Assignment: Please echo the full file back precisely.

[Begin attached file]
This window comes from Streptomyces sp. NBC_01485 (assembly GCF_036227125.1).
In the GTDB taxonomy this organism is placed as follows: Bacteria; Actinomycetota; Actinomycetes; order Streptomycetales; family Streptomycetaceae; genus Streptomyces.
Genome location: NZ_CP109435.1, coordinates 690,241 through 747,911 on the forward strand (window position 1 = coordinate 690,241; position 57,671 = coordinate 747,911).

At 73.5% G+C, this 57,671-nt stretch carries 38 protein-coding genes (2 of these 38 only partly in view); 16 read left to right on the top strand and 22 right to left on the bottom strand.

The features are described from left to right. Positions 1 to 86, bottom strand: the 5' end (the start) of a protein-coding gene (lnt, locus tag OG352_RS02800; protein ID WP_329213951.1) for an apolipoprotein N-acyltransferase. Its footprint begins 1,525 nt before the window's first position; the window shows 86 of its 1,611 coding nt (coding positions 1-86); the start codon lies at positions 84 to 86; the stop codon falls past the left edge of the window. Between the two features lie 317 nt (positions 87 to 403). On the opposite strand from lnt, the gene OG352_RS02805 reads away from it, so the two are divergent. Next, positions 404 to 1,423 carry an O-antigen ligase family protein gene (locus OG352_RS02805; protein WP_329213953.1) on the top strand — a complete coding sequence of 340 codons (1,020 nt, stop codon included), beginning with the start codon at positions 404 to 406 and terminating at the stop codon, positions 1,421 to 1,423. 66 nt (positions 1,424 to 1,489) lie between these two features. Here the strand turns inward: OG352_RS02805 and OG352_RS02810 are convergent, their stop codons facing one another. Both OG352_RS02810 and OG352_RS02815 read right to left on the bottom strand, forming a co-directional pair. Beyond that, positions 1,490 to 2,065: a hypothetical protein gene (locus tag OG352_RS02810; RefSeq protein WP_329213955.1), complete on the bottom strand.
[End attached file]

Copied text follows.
This window comes from Streptomyces sp. NBC_01485 (assembly GCF_036227125.1).
In the GTDB taxonomy this organism is placed as follows: Bacteria; Actinomycetota; Actinomycetes; order Streptomycetales; family Streptomycetaceae; genus Streptomyces.
Genome location: NZ_CP109435.1, coordinates 690,241 through 747,911 on the forward strand (window position 1 = coordinate 690,241; position 57,671 = coordinate 747,911).

At 73.5% G+C, this 57,671-nt stretch carries 38 protein-coding genes (2 of these 38 only partly in view); 16 read left to right on the top strand and 22 right to left on the bottom strand.

The features are described from left to right. Positions 1 to 86, bottom strand: the 5' end (the start) of a protein-coding gene (lnt, locus tag OG352_RS02800; protein ID WP_329213951.1) for an apolipoprotein N-acyltransferase. Its footprint begins 1,525 nt before the window's first position; the window shows 86 of its 1,611 coding nt (coding positions 1-86); the start codon lies at positions 84 to 86; the stop codon falls past the left edge of the window. Between the two features lie 317 nt (positions 87 to 403). On the opposite strand from lnt, the gene OG352_RS02805 reads away from it, so the two are divergent. Next, positions 404 to 1,423 carry an O-antigen ligase family protein gene (locus OG352_RS02805; protein WP_329213953.1) on the top strand — a complete coding sequence of 340 codons (1,020 nt, stop codon included), beginning with the start codon at positions 404 to 406 and terminating at the stop codon, positions 1,421 to 1,423. 66 nt (positions 1,424 to 1,489) lie between these two features. Here the strand turns inward: OG352_RS02805 and OG352_RS02810 are convergent, their stop codons facing one another. Both OG352_RS02810 and OG352_RS02815 read right to left on the bottom strand, forming a co-directional pair. Beyond that, positions 1,490 to 2,065: a hypothetical protein gene (locus tag OG352_RS02810; RefSeq protein WP_329213955.1), complete on the bottom strand.